Our Markov-type Inequality (what I state here is a bit of a simplification of what we actually show): Let p : [-1,1] -> [-1,1] be a real polynomial with deg(p) <= d and coefficients of absolute value at most W. If max |p(x)| >= 1/2, then max |p'(x)| = O(d*log(W)), where again the maximums are taken over all x in [-1, 1].

Notice our bound is tighter than Markov's when W is smaller than 2^d.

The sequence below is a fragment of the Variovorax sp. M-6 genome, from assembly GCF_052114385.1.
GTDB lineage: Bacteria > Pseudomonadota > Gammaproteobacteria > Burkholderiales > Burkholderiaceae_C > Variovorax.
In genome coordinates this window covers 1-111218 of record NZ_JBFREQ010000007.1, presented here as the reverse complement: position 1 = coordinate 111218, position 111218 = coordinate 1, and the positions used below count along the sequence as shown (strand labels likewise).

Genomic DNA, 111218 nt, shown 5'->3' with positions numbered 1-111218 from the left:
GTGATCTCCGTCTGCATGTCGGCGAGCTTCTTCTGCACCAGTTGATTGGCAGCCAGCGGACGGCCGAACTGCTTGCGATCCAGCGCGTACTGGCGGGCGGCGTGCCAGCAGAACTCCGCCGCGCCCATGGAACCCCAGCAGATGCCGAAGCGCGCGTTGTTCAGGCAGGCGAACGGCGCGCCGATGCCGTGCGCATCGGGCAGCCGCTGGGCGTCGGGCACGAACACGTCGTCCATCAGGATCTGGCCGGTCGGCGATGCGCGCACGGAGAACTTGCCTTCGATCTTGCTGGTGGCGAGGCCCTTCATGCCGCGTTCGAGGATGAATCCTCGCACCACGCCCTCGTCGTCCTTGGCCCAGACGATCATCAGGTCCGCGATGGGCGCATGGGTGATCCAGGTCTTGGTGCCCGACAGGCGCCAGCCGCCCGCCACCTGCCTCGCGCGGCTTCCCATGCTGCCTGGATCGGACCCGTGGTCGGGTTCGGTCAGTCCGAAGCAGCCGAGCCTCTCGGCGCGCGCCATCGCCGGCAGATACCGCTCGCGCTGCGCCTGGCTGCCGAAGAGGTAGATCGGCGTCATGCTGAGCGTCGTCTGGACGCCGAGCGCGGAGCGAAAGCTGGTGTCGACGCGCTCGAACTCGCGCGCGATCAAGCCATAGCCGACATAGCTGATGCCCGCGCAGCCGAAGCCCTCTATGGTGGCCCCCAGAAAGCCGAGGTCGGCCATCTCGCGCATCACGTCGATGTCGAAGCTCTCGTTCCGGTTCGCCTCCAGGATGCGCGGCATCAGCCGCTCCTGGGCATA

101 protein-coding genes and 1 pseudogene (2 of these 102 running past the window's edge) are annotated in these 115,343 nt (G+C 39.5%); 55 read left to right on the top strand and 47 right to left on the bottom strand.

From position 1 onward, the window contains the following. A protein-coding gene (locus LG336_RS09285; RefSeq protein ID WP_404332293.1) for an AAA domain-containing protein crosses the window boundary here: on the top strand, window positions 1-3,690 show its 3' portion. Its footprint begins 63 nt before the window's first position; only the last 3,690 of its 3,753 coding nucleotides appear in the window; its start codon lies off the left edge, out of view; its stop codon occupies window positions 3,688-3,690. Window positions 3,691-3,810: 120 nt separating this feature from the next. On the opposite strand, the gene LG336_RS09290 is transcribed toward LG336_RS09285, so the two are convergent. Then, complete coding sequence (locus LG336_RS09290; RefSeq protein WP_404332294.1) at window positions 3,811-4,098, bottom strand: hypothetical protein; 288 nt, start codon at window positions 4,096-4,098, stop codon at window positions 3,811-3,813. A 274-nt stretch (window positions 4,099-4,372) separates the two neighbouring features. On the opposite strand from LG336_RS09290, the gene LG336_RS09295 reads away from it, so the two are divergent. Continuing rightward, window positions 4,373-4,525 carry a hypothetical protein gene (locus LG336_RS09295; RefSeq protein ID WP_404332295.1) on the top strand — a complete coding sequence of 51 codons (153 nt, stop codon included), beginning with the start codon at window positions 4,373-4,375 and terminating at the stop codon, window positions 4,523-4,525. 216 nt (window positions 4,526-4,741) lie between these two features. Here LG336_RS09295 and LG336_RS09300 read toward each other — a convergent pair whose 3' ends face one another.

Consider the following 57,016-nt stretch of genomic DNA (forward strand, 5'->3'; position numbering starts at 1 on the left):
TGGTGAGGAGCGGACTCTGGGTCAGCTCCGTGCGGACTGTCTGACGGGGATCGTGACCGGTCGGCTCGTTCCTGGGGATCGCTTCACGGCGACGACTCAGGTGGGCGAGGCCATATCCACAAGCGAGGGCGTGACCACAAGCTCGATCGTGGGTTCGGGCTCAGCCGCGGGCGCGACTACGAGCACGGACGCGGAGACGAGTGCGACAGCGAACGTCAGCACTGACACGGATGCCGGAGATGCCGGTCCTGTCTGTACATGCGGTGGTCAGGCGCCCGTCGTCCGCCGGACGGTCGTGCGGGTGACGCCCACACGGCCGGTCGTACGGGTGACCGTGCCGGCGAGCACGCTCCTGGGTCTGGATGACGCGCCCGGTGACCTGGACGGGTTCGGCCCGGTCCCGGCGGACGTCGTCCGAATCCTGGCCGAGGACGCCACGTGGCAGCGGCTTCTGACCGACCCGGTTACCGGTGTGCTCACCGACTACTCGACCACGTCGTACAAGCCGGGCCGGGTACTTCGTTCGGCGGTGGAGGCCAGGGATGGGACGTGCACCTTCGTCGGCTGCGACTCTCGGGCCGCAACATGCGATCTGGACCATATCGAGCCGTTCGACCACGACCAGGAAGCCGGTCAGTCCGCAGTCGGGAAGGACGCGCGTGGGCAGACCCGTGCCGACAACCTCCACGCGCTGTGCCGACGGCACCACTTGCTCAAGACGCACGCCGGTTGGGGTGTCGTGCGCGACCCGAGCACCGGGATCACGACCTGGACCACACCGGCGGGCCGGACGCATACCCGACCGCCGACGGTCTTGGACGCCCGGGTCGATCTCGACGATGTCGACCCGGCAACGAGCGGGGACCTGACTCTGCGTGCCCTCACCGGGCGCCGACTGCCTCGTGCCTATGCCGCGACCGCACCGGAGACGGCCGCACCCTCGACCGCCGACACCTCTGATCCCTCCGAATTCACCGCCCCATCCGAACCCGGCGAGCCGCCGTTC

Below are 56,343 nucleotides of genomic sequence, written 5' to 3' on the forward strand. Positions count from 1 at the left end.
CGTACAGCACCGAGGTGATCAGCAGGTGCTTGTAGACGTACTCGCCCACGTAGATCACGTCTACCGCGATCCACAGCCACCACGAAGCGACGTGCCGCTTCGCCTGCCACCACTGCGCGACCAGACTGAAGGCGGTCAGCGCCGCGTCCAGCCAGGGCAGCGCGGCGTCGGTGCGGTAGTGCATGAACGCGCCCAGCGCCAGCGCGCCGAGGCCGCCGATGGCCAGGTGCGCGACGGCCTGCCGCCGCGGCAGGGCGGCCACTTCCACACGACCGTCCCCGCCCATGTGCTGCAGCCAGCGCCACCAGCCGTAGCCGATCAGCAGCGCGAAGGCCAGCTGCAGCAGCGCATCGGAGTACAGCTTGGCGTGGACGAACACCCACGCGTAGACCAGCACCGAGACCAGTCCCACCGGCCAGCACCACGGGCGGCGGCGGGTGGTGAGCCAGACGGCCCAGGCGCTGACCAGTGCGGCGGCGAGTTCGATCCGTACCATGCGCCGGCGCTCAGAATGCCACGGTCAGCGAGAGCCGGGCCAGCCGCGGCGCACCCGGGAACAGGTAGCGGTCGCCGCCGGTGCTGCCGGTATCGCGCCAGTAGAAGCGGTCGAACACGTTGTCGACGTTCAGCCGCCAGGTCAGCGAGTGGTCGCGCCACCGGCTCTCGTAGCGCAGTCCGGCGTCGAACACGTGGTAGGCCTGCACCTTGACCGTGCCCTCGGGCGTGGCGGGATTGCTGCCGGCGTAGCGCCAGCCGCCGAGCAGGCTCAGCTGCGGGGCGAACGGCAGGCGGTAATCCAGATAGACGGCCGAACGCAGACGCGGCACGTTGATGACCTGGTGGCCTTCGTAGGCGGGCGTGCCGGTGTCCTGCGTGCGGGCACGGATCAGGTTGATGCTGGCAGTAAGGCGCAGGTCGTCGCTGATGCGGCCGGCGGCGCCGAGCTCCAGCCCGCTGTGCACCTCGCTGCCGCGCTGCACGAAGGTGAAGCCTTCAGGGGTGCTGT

The way I like to think about our Markov-type inequality is as follows. Since the Chebyshev polynomials are a tight example for Markov's inequality, one can interpret Markov as saying that, in order to maximize the derivative of a polynomial P of degree d which stays bounded on the interval [-1, 1], the best approach is to "spend all the allowed degree on a Chebyshev polynomial." There is also a simple example showing that our new inequality is asymptotically tight for a wide range of W's -- the tight example involves composing a Chebyshev polynomial with a monomial.  So our new Markov-type inequality is saying that in order to maximize the derivative of a polynomial of degree d and weight W which stays bounded on the interval [-1,1], the best approach is to "spend all of the allowed weight on a Chebyshev polynomial T, and then spend any remaining allowed degree by composing T with a low-weight, high-degree polynomial (namely, a monomial)."  It actually turns out that this same intuition underlies our positive result, which allowed us to improve over the Klivans-Servedio construction when the degree of the (generalized) PTF is relatively high.